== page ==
When we lived in Uganda, our Ugandan friends were frequently curious about our culture, as we were curious and learning their culture.
We found it difficult, however, to explain Halloween to our Ugandan friends. In fact, we were awakened to the fact that any holiday that glorifies gore and darkness is suspect at best and can lead to sin at worst.
Like many other Christians recently, we’ve helped our children avoid dressing up as blantantly evil characters. Events have been changed from Halloween to “Fall Festivals,” and trick or treating has become “trunk or treats” at churches. Yet there we were, ironically, “celebrating” a holiday in a country where we were trying to move Ugandans out of superstitions and control of evil and preaching Christ as more powerful than the evil one or evil spirits that most Ugandans very much believe in (Jn 4:4).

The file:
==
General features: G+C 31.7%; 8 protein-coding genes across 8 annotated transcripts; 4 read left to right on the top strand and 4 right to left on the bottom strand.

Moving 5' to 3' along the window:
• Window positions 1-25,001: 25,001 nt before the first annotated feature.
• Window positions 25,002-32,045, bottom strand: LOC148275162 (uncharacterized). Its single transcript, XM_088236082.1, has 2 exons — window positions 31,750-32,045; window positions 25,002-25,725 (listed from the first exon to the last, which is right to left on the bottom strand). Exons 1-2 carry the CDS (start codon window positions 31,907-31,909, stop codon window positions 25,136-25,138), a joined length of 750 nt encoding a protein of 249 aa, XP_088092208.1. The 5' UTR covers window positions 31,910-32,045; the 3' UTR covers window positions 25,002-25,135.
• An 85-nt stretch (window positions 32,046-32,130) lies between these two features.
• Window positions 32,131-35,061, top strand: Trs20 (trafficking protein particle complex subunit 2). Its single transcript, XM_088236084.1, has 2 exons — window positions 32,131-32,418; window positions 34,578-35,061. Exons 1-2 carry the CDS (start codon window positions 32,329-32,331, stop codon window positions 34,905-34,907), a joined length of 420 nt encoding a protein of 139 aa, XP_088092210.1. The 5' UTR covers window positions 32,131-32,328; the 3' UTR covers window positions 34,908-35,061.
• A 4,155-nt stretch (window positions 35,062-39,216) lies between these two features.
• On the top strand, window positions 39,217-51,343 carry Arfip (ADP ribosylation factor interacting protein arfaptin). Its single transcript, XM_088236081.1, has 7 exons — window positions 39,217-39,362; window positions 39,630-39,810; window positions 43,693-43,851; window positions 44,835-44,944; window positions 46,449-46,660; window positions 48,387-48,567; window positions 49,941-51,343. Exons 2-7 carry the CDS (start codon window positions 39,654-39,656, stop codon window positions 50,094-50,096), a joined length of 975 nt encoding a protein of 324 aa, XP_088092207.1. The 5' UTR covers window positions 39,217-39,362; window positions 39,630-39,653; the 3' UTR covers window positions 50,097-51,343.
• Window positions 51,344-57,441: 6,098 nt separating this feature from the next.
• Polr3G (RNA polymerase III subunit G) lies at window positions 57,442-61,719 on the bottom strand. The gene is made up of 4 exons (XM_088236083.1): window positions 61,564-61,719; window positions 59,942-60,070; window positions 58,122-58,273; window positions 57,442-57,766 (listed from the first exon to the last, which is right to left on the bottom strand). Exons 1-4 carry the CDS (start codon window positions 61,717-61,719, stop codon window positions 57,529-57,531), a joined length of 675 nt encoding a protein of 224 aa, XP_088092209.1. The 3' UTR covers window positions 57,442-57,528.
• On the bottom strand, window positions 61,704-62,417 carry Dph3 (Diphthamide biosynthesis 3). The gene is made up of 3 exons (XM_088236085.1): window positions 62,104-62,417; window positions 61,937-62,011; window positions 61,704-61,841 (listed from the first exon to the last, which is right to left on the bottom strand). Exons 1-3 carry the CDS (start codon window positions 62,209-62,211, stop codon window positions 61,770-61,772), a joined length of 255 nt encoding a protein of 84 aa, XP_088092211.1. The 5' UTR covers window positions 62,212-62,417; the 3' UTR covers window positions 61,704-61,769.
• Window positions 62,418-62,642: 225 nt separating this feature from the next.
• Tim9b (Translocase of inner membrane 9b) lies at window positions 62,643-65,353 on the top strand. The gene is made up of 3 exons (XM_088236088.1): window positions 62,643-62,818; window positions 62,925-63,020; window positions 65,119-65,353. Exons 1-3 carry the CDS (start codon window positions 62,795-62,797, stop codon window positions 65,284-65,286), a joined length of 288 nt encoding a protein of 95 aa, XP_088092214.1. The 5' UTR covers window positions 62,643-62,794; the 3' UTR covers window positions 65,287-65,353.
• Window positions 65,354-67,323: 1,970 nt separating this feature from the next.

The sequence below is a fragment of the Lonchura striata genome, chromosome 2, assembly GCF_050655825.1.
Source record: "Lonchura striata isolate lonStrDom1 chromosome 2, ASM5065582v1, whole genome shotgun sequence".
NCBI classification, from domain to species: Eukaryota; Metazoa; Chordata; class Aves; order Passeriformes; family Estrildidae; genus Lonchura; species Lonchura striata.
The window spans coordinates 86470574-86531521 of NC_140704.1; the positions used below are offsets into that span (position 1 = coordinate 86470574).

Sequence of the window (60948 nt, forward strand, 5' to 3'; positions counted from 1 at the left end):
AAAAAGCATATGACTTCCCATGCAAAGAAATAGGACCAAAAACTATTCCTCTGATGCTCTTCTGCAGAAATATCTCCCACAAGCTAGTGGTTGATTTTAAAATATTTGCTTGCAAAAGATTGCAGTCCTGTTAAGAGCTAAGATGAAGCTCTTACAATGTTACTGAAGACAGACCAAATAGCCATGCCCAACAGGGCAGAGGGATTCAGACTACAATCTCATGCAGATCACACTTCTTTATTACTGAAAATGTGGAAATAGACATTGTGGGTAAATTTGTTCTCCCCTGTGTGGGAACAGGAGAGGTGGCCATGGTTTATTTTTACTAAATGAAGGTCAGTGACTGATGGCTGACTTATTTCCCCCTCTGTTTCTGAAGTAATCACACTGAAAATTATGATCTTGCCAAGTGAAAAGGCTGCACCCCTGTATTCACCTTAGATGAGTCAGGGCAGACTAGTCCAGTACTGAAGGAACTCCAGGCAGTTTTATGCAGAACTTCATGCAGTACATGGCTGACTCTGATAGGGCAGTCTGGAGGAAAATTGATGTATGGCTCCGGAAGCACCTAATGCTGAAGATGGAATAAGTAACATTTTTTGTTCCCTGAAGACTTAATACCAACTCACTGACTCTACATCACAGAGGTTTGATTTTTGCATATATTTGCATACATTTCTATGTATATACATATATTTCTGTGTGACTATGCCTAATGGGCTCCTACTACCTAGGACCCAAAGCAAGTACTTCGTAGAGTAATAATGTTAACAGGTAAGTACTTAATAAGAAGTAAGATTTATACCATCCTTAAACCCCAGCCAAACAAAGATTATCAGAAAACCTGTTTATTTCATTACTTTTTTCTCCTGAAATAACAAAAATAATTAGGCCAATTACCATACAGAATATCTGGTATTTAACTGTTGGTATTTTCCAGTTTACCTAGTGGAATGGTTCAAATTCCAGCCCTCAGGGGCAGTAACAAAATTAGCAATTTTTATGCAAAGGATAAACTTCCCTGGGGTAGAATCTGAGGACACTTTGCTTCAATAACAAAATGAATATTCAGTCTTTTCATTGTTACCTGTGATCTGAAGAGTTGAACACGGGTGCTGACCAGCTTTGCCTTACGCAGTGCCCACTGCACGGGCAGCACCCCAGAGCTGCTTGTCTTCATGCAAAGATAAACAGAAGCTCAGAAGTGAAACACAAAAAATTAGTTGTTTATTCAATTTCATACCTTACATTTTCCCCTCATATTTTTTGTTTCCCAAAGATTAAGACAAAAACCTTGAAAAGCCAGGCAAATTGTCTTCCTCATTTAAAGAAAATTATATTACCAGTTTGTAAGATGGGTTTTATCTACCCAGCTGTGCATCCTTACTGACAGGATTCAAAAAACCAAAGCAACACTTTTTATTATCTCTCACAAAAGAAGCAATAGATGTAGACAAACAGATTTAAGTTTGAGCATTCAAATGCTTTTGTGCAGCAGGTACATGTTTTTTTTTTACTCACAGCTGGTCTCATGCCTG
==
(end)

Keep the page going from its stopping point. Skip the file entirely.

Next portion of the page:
Over the years, we appreciate and attend here in the states “Fall Festival” activities modified for the spiritual health of our children. That said, however, Halloween has been one of the best times of the year to participate in what the culture around us is doing and meet more of our neighbors. I’ve heard of boycotts that encourage people to turn off their front porch light and not answer the door on trick or treat night. I don’t agree with not answering the door or boycotting a time when there is potential for meeting neighbors. We’re already too isolated as it is. Few days (or nights) of the year do whole neighborhoods open up their doors and expect people to come see them. Many Christians are taking this opportunity to be a light in a dark holiday.
My children are pictured (from left, Anna, 8, Ashley, 10, Jacob, 6), and we’re on our way to trick or treat and will also spend some time at home, opening our door to those goblins coming to our door.